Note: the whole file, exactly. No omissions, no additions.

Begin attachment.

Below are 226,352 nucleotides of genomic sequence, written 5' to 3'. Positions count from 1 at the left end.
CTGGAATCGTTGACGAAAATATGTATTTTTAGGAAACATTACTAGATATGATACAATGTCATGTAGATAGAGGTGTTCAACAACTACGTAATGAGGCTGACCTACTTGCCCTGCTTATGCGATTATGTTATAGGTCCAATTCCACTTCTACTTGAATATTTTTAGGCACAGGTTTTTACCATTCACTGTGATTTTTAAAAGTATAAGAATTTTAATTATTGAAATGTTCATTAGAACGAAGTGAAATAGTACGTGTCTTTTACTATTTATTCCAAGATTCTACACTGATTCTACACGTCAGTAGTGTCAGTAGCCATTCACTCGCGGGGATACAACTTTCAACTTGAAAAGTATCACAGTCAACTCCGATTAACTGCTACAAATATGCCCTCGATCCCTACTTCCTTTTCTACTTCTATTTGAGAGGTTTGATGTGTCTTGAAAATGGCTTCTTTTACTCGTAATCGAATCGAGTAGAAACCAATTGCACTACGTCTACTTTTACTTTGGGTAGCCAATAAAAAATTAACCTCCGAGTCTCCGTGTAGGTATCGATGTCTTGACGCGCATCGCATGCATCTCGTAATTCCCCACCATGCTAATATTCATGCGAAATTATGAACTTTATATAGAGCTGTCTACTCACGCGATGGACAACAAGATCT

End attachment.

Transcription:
Below are 226,352 nucleotides of genomic sequence, written 5' to 3'. Positions count from 1 at the left end.
CTGGAATCGTTGACGAAAATATGTATTTTTAGGAAACATTACTAGATATGATACAATGTCATGTAGATAGAGGTGTTCAACAACTACGTAATGAGGCTGACCTACTTGCCCTGCTTATGCGATTATGTTATAGGTCCAATTCCACTTCTACTTGAATATTTTTAGGCACAGGTTTTTACCATTCACTGTGATTTTTAAAAGTATAAGAATTTTAATTATTGAAATGTTCATTAGAACGAAGTGAAATAGTACGTGTCTTTTACTATTTATTCCAAGATTCTACACTGATTCTACACGTCAGTAGTGTCAGTAGCCATTCACTCGCGGGGATACAACTTTCAACTTGAAAAGTATCACAGTCAACTCCGATTAACTGCTACAAATATGCCCTCGATCCCTACTTCCTTTTCTACTTCTATTTGAGAGGTTTGATGTGTCTTGAAAATGGCTTCTTTTACTCGTAATCGAATCGAGTAGAAACCAATTGCACTACGTCTACTTTTACTTTGGGTAGCCAATAAAAAATTAACCTCCGAGTCTCCGTGTAGGTATCGATGTCTTGACGCGCATCGCATGCATCTCGTAATTCCCCACCATGCTAATATTCATGCGAAATTATGAACTTTATATAGAGCTGTCTACTCACGCGATGGACAACAAGATCT